Former Rolling Stones and Grateful Dead Road Manager Sam Cutler Dies At 80
via Super World TV / Youtube
At the age of 80, Sam Cutler, a former tour manager for the Grateful Dead and the Rolling Stones, passed away.
In a heartfelt message posted on his Facebook page, Cutler’s children shared:
“Our father was first diagnosed with cancer nearly a decade ago, and it is with gratitude that Sam’s family thank the wonderful doctors, nurses, hospital staff and administrators in ALL hospitals that our father received treatment within.
“Many people from across our big beautiful world crossed paths with Sam in his life, and many more formed timeless memories with him that are each beautiful encapsulations of the man that he was.
“Sam would want nothing more for his friends to continue to form timeless memories with whomever they meet, and to share those memories with him in the next life.”
Cutler began his career as a stage manager for Blackhill Enterprises, working with bands such as Pink Floyd and Blind Faith. He became involved with The Rolling Stones when he helped organize their Free Concert in Hyde Park in 1969, which turned into a tribute to Brian Jones after his sudden passing.
During the band’s 1969 tour of the United States, Cutler served as their road manager and famously dubbed them “The Greatest Rock and Roll Band in the World.” The tour ended with the tragic Altamont Free Concert, where three people lost their lives. Cutler played a key role in facilitating communication between the Stones, the Grateful Dead, and the Hells Angels motorcycle club.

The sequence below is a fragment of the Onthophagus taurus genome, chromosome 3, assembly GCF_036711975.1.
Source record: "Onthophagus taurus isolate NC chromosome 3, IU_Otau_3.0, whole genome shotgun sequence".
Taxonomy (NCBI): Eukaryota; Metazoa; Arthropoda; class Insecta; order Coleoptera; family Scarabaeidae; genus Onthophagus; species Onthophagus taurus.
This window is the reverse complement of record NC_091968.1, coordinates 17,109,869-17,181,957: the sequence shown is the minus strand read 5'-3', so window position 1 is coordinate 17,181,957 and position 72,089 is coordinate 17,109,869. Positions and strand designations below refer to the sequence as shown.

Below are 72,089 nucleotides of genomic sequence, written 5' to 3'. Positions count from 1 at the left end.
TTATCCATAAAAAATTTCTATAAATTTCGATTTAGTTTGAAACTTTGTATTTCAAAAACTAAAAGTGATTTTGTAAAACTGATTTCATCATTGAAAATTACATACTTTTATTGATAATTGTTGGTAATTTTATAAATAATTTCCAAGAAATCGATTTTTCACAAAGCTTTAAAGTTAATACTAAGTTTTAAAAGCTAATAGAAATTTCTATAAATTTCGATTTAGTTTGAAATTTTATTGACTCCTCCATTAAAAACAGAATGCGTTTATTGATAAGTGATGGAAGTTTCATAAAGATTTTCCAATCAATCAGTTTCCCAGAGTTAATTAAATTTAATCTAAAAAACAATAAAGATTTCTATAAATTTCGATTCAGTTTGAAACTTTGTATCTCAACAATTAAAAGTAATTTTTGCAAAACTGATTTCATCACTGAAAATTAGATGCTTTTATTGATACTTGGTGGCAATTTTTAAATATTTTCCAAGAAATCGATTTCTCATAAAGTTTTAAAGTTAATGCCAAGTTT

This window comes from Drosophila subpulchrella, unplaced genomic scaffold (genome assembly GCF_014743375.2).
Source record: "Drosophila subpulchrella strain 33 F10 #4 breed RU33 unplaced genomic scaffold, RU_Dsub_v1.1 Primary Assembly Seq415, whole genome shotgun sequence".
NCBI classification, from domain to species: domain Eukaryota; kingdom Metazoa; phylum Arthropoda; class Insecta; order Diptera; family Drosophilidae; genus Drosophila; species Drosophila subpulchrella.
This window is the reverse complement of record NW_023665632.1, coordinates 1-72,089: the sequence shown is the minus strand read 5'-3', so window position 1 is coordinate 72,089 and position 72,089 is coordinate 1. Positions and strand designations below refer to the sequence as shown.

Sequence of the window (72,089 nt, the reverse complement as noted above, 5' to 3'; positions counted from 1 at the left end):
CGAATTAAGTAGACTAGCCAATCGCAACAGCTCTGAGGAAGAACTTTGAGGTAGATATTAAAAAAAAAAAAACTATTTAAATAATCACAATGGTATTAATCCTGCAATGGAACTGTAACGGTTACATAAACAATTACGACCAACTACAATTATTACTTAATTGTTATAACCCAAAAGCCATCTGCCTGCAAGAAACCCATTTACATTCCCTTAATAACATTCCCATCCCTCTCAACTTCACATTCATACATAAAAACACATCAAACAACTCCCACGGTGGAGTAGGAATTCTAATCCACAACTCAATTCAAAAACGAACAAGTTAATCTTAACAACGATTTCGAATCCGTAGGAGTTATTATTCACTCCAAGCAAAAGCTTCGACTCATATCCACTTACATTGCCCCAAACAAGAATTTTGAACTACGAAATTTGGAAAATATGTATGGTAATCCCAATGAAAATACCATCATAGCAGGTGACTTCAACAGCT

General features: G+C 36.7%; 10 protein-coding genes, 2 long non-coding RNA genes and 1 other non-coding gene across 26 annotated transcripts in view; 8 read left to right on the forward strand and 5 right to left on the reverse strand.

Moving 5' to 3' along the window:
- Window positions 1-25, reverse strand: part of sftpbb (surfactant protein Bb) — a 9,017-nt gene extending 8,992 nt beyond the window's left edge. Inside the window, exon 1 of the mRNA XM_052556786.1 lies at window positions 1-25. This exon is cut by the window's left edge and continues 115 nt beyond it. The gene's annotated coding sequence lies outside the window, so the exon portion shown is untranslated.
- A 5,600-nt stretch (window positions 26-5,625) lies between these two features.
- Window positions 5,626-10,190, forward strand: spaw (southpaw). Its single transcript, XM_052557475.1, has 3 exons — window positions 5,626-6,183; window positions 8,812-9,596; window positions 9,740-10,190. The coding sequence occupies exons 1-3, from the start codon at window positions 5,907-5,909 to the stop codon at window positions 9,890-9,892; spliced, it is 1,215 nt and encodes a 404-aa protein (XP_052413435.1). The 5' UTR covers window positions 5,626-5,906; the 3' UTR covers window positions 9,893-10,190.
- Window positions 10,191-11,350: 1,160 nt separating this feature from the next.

After parting ways with The Rolling Stones following Altamont, Cutler became the road manager for the Grateful Dead. He is widely credited with helping the band overcome significant financial troubles, largely caused by their former manager Lenny Hart stealing around $150,000 from them in 1970. Cutler transformed the Grateful Dead into a touring powerhouse, emphasizing the importance of their live shows.
Cutler organized the band’s notable 1972 European tour, which was later immortalized in their acclaimed live album Europe 72. He also played a major role in coordinating the massive Summer Jam at Watkins Glen, which drew over 600,000 attendees and became one of the most significant concerts in rock music history.
In 1974, Cutler founded his own booking agency, Out of Town Tours, after leaving the Grateful Dead’s management team. Notably, he is the only person to have contributed to studio albums by both The Rolling Stones and the Grateful Dead. He played the car horn on “Country Honk” from The Rolling Stones’ Let It Bleed and sang in the backing choir on “Ripple” from the Grateful Dead’s American Beauty.
2010 saw the release of You Can’t Always Get What You Want, Cutler’s autobiography. Additionally, he made significant contributions to a number of Grateful Dead-related endeavors, such as the band’s official podcast The Good Ol’ Grateful Deadcast and the 2017 documentary Long Strange Trip by Amir Bar-Lev.
Bodhi and Chesley, Cutler’s two kids, will be left behind.